If you have an outdoor cat, you may not be too surprised if he returns from one of his adventures with some unwelcome houseguests! Ctenocephalides felis, or cat fleas, are perfectly adapted to life in your kitty’s fur. Despite their diminutive size, fleas cover so much ground that even indoor cats are susceptible to them.
If your cat has been scratching a bit more than usual or has led you to believe they could have fleas for any other reason, don’t worry! There are plenty of treatments available if your cat has contracted fleas. Learn if your cat has fleas and how to get rid of them from Germantown Vet now.
Does Your Cat Have Fleas?
- Itching, biting, and scratching around the neck, ears, and base of the tail.
- Crusty skin, especially along the back, as a reaction to flea bites.
- Flea eggs and droppings, which resemble flecks of pepper or dirt, on your cat’s skin or in his bedding.
How to Get Rid of Fleas on Cats
There are many products available to treat fleas. Just be sure to never use dog flea treatments on cats because increased feline sensitivity could make these products poisonous to your kitty. Before you choose one flea-killing method or another, read warning labels carefully and consult with a veterinarian. Here’s a look at your options:
Spot-on Flea Treatment
Apply this topical product to your cat’s shoulders. Oil in his skin and his feline grooming habits will spread the medicine over his entire body. Spot-on treatment is for killing adult fleas, and you should apply it once a month for maximum effectiveness.
Mix an oral suspension in your cat’s food once a month so it absorbs directly into the bloodstream. This treatment, known as an insect growth regulator, disrupts the parasite’s lifecycle. When a flea bites your medicated cat, the active ingredient passes to the eggs and prevents them from hatching. Combine this with spot-on treatment to eradicate the adults, and your cat will soon be flea-free!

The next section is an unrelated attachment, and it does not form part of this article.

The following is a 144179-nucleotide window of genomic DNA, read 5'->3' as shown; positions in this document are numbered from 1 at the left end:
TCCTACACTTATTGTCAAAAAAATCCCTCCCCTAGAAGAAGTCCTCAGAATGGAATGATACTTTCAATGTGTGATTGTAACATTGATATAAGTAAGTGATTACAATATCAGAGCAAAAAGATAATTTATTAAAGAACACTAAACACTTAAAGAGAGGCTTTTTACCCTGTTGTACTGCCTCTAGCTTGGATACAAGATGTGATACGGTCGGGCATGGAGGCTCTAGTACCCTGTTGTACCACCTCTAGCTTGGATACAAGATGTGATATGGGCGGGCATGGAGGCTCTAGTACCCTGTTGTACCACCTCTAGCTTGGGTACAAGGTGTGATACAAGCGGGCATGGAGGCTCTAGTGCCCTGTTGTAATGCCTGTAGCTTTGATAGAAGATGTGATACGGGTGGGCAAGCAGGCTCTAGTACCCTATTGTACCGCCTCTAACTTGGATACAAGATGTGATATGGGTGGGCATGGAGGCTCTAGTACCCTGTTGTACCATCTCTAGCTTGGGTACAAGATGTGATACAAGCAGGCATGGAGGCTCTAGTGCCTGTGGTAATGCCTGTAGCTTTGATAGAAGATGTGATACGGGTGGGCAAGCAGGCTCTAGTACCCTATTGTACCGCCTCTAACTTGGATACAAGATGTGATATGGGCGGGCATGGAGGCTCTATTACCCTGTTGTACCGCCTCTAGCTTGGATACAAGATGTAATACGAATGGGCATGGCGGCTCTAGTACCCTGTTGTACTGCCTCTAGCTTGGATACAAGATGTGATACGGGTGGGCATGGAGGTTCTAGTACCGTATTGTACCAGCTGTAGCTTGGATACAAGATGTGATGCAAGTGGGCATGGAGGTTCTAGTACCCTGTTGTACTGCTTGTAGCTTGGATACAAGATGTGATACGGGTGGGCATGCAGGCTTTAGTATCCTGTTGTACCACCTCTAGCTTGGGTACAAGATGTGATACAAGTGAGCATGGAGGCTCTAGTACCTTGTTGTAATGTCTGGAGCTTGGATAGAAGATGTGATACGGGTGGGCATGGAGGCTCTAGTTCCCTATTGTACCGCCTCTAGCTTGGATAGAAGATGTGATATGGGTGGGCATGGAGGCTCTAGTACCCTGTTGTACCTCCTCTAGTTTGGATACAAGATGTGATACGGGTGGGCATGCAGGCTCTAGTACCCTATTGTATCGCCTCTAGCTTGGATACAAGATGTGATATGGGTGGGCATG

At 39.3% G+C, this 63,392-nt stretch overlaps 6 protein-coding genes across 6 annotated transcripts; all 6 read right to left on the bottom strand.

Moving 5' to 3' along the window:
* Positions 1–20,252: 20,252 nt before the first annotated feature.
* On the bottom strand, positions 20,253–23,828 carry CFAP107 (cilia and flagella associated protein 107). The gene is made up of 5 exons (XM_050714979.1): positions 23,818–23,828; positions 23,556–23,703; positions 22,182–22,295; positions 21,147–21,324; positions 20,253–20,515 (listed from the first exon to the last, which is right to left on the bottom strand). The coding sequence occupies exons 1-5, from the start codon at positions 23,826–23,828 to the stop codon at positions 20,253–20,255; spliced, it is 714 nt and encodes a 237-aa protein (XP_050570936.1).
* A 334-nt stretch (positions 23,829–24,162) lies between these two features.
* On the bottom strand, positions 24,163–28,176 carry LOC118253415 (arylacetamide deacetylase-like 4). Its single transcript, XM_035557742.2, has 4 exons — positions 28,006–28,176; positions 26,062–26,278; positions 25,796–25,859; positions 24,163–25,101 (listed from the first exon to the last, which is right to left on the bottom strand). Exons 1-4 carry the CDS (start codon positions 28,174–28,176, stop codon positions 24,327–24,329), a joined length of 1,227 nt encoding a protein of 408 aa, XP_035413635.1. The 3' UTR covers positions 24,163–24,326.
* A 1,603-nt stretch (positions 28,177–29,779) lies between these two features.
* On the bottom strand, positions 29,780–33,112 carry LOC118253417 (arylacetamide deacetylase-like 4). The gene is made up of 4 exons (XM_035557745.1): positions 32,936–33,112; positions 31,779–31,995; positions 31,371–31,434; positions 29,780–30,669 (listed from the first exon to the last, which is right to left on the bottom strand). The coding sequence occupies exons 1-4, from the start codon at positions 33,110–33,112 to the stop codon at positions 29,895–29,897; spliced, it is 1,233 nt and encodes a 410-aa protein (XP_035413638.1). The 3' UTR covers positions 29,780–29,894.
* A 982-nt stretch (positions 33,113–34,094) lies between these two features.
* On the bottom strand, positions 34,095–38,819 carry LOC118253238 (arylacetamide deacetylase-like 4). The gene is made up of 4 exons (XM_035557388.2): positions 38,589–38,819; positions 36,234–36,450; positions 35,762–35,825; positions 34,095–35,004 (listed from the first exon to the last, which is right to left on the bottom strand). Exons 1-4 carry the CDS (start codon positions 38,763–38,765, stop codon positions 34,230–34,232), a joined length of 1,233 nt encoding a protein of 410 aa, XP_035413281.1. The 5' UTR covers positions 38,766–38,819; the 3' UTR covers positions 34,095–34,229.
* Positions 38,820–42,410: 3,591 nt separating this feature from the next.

Other Treatment Options
While spot-on treatment and insect growth regulators are typically the most effective flea control methods, consider these additional options:
- Flea collars only kill fleas on your cat’s head and neck.
- Flea combs only remove about 10 to 50 percent of the fleas living on your cat.
- Medicated shampoos kill adult fleas, but how many cats like to be bathed?
- Flea sprays and powders kill adult fleas, but they may dry out your cat’s coat and irritate his respiratory system.
Treat Your Home for Fleas
As soon as you begin flea treatment for your cat, start eradicating the parasites from your home.
Focus on nooks and crannies, under the furniture, and next to the walls. Use attachments to vacuum furniture, curtains, tabletops, and other horizontal surfaces. Immediately dispose of the bag or dump your bagless vacuum in an outdoor garbage can.
Wash animal bedding, blankets, rugs, and other textiles in hot water. Replace heavily soiled pet bedding or anything that can’t run through the dryer.
Perform Flea Control
You must treat your whole house for fleas, not just your cat. You can hire an exterminator or use DIY products such as aerosol foggers, sodium borate, and flea bombs. Ask your vet for advice and safety tips.
Come to Germantown Vet for Flea Treatment and Prevention
If your cat has fleas, don’t delay a trip to the vet! We can help you select the proper flea treatment and prescribe monthly flea prevention medication to help avoid future infestations.
Whether you’re looking for flea prevention or treatment for your cat, please contact Germantown Vet. We’re here to help make your home flea-free once more.